2D material heterostructures for electronic and optoelectronic applications

Wolfgang Mertin, Universität Duisburg-Essen, Duisburg, Germany
Tilmar Kümmell, Universität Duisburg-Essen, Duisburg, Germany
Ekaterina Nannen, Universität Duisburg-Essen, Duisburg, Germany
Gerd Bacher, Universität Duisburg-Essen, Duisburg, Germany

Research on graphene and other two-dimensional crystals like transition-metal chalcogenides (TMCs) is one of the leading topics in current materials science. The whole range from electrically insulating systems like graphene oxide or BN, semiconducting TMCs such as MoS2, MoSe2, or WSe2 to highly conducting materials like graphene is available, making these materials ideal candidates as building blocks for atomically thin heterostructures. Challenges towards future electronic and optoelectronic applications are reproducible preparation techniques including the deposition of functional 2D layers on suitable substrates on the one hand and the development of a detailed understanding of their fundamental electrical and optical properties on the other hand.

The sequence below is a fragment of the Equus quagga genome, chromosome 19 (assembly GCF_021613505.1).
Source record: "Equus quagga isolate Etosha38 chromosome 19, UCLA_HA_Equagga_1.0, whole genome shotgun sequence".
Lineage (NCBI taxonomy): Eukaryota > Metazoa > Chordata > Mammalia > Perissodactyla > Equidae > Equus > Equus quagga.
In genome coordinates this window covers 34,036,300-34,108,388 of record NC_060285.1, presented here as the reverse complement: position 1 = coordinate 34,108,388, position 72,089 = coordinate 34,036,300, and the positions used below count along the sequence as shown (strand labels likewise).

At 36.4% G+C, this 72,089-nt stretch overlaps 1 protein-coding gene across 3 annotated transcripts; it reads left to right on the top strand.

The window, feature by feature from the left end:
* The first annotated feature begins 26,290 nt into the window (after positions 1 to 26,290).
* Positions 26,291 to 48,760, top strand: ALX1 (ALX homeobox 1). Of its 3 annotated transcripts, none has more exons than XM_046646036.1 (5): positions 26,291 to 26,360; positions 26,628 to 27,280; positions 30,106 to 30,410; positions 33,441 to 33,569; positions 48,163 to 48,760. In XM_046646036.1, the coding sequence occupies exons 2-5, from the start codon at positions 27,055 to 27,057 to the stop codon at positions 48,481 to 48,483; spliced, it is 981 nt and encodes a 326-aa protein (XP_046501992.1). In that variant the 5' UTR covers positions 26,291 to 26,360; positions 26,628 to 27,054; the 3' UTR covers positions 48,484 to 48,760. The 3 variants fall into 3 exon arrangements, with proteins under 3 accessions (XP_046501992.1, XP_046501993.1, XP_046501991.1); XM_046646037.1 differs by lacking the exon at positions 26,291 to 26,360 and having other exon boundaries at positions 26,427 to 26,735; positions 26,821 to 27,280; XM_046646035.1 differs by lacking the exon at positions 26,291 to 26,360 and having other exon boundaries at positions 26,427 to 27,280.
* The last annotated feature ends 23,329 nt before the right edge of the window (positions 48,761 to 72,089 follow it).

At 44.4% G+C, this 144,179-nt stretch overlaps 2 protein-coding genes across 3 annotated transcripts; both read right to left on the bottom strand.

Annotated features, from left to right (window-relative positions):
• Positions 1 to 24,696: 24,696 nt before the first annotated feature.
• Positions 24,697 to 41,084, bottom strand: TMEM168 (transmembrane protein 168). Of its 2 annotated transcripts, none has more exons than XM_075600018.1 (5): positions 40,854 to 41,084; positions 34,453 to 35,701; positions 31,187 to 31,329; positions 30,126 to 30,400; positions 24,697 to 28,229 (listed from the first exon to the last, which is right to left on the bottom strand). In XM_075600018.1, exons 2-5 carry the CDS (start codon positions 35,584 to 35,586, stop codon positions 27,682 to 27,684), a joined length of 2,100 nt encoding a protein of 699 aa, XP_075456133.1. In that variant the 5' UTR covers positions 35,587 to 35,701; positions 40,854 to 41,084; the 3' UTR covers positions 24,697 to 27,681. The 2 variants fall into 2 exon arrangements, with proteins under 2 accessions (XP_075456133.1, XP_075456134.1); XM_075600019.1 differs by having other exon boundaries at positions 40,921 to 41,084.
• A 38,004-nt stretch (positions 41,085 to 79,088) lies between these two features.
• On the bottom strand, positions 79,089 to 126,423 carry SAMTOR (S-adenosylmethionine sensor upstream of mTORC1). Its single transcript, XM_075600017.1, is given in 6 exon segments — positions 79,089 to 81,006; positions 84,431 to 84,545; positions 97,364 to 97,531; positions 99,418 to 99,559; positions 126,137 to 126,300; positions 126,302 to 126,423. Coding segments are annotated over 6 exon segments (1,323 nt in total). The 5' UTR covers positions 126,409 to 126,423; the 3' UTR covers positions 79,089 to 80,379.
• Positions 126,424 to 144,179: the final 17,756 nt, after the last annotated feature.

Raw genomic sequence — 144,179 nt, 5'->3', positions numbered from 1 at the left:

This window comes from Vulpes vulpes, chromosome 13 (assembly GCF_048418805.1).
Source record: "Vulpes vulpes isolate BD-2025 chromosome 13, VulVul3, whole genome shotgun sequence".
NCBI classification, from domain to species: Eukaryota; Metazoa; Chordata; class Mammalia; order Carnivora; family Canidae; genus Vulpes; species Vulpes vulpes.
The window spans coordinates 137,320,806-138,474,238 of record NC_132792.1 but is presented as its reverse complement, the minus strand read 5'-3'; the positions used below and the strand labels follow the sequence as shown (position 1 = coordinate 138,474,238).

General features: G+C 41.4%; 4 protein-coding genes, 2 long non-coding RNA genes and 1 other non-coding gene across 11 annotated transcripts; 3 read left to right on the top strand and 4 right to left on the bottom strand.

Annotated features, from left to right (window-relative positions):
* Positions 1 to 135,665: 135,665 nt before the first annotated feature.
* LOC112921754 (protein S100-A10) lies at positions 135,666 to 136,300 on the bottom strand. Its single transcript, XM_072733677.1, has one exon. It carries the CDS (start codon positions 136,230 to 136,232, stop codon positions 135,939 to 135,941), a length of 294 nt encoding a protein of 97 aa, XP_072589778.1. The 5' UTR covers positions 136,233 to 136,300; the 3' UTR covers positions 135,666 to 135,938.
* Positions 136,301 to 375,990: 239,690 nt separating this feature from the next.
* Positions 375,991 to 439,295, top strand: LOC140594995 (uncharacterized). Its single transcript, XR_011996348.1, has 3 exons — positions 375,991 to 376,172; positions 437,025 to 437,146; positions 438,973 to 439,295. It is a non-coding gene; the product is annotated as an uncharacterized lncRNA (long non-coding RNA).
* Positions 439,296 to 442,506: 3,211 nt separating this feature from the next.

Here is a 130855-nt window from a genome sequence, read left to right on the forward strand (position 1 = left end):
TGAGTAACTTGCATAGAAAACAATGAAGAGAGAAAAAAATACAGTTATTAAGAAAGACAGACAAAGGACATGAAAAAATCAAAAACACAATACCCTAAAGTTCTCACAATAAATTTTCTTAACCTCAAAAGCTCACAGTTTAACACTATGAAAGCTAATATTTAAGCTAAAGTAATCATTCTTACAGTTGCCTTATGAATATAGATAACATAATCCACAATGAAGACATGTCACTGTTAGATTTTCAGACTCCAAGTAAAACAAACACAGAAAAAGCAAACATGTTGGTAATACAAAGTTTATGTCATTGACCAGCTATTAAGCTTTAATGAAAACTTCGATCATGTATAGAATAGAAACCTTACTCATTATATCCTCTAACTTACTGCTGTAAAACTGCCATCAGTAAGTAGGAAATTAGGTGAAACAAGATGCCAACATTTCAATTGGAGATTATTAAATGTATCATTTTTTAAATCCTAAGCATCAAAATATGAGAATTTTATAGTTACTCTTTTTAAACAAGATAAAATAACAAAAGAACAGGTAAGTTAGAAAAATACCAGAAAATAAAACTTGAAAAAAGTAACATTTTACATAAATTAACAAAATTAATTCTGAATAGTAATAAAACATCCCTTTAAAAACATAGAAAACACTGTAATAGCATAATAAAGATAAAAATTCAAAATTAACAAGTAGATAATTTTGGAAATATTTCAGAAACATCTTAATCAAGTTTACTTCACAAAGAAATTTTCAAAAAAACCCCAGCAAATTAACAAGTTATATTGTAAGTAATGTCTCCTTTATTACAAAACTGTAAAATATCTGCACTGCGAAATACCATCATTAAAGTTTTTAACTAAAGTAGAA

We demonstrate CVD growth of monolayer graphene on copper foil where shape and size of the graphene grains can be controlled by the methane/hydrogen ratio and the chamber pressure, respectively. Embedding CVD graphene into electronic/ optoelectronic devices requires a transfer to the target substrate and the usage of advanced lithographic techniques for processing. We demonstrate the potential of graphene as transparent electrodes in large area quantum dot LEDs [1] and show the influence of different graphene/metal contact processing techniques (optical vs. electron beam lithography) [2] and architectures (2D vs. 1D contacts) for transistor applications.

In contrast to graphene with its zero bandgap, TMCs show a rich band structure with finite bandgap, making these materials in addition interesting for optoelectronic applications. We demonstrate gate control of the carrier distribution in the k space, monitored by photoluminescence in MoS2 [3] and discuss the usage of TMC heterostructures for energy conversion in light emitters or solar cells.

[1] S. Wolff et al., Appl. Phys. A 120, 1197–1203, 2015
[2] C. A. Chavarin et al., Appl. Phys. A 122, 1-5, 2016
[3] T. Kümmell et al., Phys. Rev. B 91, 125305, 2015

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